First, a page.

Traditional Chinese medicine (TCM) originated in ancient China and has evolved over thousands of years. TCM practitioners use herbs, acupuncture, and other methods to treat a wide range of conditions. In the United States, TCM is considered part of complementary and alternative medicine (CAM). This fact sheet provides a general overview of TCM and suggests sources for additional information
- -originated in chine over thousands of years ago
- –Most common used therapy.
- -TCM use herbs.
- -Therapies: mind- body therapy, ying-yang, 5 elements, moxibustion, cupping, massages, acupuncture, qi gong, tai chi, dietary therapy, etc.
- -TCM view how body works, what causes illness and how to treat it.
- – They seen human body parts have different functions but are all interdependent.
- -Human interconnected with the universe, nature and subject to its forces.
- Individual treatment.
- To evaluate a patient’s condition: observe, hearing/smelling, asking/interviewing, touching.
- Scientific evidence its effectiveness is limited.
Traditional Chinese medicine, which encompasses many different practices, is rooted in the ancient philosophy of Taoism and dates back more than 5,000 years. Today, TCM is practiced side by side with Western medicine in many of China’s hospitals and clinics.
TCM is widely used in the United States. Although the exact number of people who use TCM in the United States is unknown, it was estimated in 1997 that some 10,000 practitioners served more than 1 million patients each year. According to the 2007 National Health Interview Survey, which included questions on the use of various CAM therapies, an estimated 3.1 million U.S. adults had used acupuncture in the previous year. In addition, according to this same survey, approximately 17 percent of adults use natural products, including herbs, making it the most commonly used therapy. In another survey, more than one-third of the patients at six large acupuncture clinics said they also received Chinese herbal treatments at the clinics.
Underlying the practice of TCM is a unique view of the world and the human body that is different from Western medicine concepts. This view is based on the ancient Chinese perception of humans as microcosms of the larger, surrounding universe—interconnected with nature and subject to its forces. The human body is regarded as an organic entity in which the various organs, tissues, and other parts have distinct functions but are all interdependent. In this view, health and disease relate to balance of the functions.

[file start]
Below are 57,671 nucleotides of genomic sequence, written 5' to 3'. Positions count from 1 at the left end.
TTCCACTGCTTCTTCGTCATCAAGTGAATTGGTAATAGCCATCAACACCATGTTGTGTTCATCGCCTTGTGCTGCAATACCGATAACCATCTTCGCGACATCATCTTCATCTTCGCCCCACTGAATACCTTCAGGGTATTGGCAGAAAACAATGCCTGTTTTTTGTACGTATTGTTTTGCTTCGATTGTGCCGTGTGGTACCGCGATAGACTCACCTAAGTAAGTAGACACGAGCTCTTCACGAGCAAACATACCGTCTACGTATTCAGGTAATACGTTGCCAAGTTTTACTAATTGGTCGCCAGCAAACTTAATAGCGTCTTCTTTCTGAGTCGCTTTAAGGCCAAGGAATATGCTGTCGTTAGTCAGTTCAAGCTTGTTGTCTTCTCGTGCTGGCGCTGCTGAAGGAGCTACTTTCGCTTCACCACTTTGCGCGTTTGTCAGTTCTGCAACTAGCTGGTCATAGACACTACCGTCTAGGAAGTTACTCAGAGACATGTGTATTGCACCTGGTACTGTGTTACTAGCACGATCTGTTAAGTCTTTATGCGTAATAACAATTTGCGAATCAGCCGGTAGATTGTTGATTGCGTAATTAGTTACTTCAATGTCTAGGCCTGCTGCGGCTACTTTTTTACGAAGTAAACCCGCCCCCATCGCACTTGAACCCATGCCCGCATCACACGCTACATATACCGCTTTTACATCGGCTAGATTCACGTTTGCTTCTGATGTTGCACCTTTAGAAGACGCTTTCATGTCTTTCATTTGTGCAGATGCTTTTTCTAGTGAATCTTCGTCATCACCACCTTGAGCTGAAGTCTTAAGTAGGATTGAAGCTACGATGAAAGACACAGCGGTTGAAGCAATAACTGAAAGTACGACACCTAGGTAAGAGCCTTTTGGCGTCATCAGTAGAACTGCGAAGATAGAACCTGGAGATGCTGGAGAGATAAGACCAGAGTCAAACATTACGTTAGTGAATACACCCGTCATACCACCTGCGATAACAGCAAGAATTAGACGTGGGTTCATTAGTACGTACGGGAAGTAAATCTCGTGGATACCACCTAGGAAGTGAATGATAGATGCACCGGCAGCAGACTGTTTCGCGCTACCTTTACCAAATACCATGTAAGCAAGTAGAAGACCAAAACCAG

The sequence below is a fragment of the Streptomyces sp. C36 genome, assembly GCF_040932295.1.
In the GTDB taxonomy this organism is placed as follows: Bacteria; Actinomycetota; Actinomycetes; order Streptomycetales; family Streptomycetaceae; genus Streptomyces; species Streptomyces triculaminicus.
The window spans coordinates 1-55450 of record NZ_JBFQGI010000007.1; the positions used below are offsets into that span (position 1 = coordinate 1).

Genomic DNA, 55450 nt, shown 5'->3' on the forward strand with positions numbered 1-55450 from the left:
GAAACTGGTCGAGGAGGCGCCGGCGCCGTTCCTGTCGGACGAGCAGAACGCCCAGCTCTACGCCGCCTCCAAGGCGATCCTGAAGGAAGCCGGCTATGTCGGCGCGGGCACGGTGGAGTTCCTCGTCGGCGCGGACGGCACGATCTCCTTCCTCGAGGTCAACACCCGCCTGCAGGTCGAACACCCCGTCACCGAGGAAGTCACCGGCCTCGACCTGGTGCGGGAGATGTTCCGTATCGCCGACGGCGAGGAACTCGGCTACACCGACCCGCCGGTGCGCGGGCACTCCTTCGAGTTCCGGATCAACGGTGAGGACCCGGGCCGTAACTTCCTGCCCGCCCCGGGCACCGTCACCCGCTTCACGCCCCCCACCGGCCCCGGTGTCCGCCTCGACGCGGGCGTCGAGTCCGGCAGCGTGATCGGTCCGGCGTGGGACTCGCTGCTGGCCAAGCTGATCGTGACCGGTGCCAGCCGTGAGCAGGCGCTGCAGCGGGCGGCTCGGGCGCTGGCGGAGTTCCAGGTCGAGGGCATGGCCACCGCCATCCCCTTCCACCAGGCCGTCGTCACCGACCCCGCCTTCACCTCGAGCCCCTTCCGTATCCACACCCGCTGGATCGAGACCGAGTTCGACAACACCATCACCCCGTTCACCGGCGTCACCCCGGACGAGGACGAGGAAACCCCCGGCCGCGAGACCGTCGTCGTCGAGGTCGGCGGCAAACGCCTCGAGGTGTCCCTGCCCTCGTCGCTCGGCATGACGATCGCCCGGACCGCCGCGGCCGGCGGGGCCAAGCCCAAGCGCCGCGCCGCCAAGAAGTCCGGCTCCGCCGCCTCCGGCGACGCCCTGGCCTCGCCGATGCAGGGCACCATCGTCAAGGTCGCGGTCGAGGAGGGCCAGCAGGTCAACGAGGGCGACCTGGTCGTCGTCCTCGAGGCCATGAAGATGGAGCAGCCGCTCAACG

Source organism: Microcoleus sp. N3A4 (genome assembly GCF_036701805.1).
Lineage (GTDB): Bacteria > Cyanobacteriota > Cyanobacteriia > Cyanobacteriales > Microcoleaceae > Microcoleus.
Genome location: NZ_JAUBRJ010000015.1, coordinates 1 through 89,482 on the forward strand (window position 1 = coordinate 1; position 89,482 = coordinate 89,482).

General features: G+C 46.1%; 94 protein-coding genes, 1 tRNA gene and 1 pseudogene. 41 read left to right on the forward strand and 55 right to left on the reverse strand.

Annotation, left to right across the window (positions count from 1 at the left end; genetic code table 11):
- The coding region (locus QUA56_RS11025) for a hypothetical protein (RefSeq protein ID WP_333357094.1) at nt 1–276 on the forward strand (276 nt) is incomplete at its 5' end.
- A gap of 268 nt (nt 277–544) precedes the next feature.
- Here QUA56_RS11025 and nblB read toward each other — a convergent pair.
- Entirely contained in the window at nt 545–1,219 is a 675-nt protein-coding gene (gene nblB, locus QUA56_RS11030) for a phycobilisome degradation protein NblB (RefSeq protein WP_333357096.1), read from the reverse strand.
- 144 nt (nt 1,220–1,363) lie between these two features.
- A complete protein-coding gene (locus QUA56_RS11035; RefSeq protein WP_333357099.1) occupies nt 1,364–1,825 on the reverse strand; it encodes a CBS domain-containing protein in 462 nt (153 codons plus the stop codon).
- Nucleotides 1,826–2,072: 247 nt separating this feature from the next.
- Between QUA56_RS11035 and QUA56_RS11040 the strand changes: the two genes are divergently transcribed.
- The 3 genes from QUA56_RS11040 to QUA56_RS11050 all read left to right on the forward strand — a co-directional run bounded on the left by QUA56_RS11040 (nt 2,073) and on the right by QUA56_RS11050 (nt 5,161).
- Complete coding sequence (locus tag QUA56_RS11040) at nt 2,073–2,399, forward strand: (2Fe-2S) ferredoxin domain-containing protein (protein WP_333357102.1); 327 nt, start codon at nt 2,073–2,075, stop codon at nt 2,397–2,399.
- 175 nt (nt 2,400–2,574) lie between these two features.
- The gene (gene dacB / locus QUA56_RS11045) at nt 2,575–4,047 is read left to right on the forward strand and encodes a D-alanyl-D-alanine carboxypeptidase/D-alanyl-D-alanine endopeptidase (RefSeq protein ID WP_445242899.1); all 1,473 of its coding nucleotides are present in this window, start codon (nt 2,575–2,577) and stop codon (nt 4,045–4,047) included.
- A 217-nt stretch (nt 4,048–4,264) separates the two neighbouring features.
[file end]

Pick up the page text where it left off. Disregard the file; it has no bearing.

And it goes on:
The theoretical framework of TCM has a number of key components:
- Yin-yang theory—the concept of two opposing, yet complementary, forces that shape the world and all life—is central to TCM.
- In the TCM view, a vital energy or life force called qi circulates in the body through a system of pathways called meridians. Health is an ongoing process of maintaining balance and harmony in the circulation of qi.
- The TCM approach uses eight principles to analyze symptoms and categorize conditions: cold/heat, interior/exterior, excess/deficiency, and yin/yang (the chief principles). TCM also uses the theory of five elements—fire, earth, metal, water, and wood—to explain how the body works; these elements correspond to particular organs and tissues in the body.
These concepts are documented in the Huang Di Nei Jing (Inner Canon of the Yellow Emperor), the classic Chinese medicine text.
TCM emphasizes individualized treatment. Practitioners traditionally used four methods to evaluate a patient’s condition: observing (especially the tongue), hearing/smelling, asking/interviewing, and touching/palpating (especially the pulse).
- Chinese herbal medicine. The Chinese materia medica (a pharmacological reference book used by TCM practitioners) contains hundreds of medicinal substances—primarily plants, but also some minerals and animal products—classified by their perceived action in the body. Different parts of plants such as the leaves, roots, stems, flowers, and seeds are used. Usually, herbs are combined in formulas and given as teas, capsules, tinctures, or powders.
- Acupuncture. By stimulating specific points on the body, most often by inserting thin metal needles through the skin, practitioners seek to remove blockages in the flow of qi.
Other TCM therapies include moxibustion (burning moxa—a cone or stick of dried herb, usually mugwort—on or near the skin, sometimes in conjunction with acupuncture); cupping (applying a heated cup to the skin to create a slight suction); Chinese massage; mind-body therapies such as qi gong and tai chi; and dietary therapy.
Examples of TCM Uses and Studies
Both acupuncture and Chinese herbal medicine have been used and studied for a wide range of conditions. A few examples are
- Back pain
- Chemotherapy-induced nausea
Chinese herbal medicine
- Heart disease
- Barnes PM, Bloom B, Nahin R. Complementary and alternative medicine use among adults and children: United States, 2007. CDC National Health Statistics Report #12. 2008.
- Bensky D, Gamble A. Chinese Herbal Medicine: Materia Medica. Rev. ed. Seattle, WA: Eastland Press; 1993.
- Cassidy, C. Chinese medicine users in the United States. Part I: utilization, satisfaction, medical plurality. Journal of Alternative and Complementary Medicine. 1998;4(1):17–27.
- Shang A, Huwiler K, Nartey L, et al. Placebo-controlled trials of Chinese herbal medicine and conventional medicine comparative study. International Journal of Epidemiology. 2007;36(5):1086–1092.